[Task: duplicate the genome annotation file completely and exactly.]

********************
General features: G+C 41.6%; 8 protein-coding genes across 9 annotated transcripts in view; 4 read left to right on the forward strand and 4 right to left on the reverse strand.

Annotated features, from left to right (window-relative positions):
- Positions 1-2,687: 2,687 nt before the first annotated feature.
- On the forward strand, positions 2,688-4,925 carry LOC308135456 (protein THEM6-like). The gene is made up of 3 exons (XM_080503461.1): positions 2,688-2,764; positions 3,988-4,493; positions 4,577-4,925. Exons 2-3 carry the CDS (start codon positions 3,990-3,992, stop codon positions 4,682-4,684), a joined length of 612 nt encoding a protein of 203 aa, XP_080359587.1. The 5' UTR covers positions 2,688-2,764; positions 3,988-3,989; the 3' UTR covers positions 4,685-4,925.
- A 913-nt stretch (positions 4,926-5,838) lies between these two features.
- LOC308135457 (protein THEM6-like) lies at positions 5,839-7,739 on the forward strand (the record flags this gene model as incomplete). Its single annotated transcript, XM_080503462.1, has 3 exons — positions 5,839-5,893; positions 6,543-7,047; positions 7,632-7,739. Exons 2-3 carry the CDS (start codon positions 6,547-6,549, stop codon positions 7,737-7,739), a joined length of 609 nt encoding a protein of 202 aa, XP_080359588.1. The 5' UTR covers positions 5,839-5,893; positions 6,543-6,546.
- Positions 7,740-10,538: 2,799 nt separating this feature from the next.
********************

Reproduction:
General features: G+C 41.6%; 8 protein-coding genes across 9 annotated transcripts in view; 4 read left to right on the forward strand and 4 right to left on the reverse strand.

Annotated features, from left to right (window-relative positions):
- Positions 1-2,687: 2,687 nt before the first annotated feature.
- On the forward strand, positions 2,688-4,925 carry LOC308135456 (protein THEM6-like). The gene is made up of 3 exons (XM_080503461.1): positions 2,688-2,764; positions 3,988-4,493; positions 4,577-4,925. Exons 2-3 carry the CDS (start codon positions 3,990-3,992, stop codon positions 4,682-4,684), a joined length of 612 nt encoding a protein of 203 aa, XP_080359587.1. The 5' UTR covers positions 2,688-2,764; positions 3,988-3,989; the 3' UTR covers positions 4,685-4,925.
- A 913-nt stretch (positions 4,926-5,838) lies between these two features.
- LOC308135457 (protein THEM6-like) lies at positions 5,839-7,739 on the forward strand (the record flags this gene model as incomplete). Its single annotated transcript, XM_080503462.1, has 3 exons — positions 5,839-5,893; positions 6,543-7,047; positions 7,632-7,739. Exons 2-3 carry the CDS (start codon positions 6,547-6,549, stop codon positions 7,737-7,739), a joined length of 609 nt encoding a protein of 202 aa, XP_080359588.1. The 5' UTR covers positions 5,839-5,893; positions 6,543-6,546.
- Positions 7,740-10,538: 2,799 nt separating this feature from the next.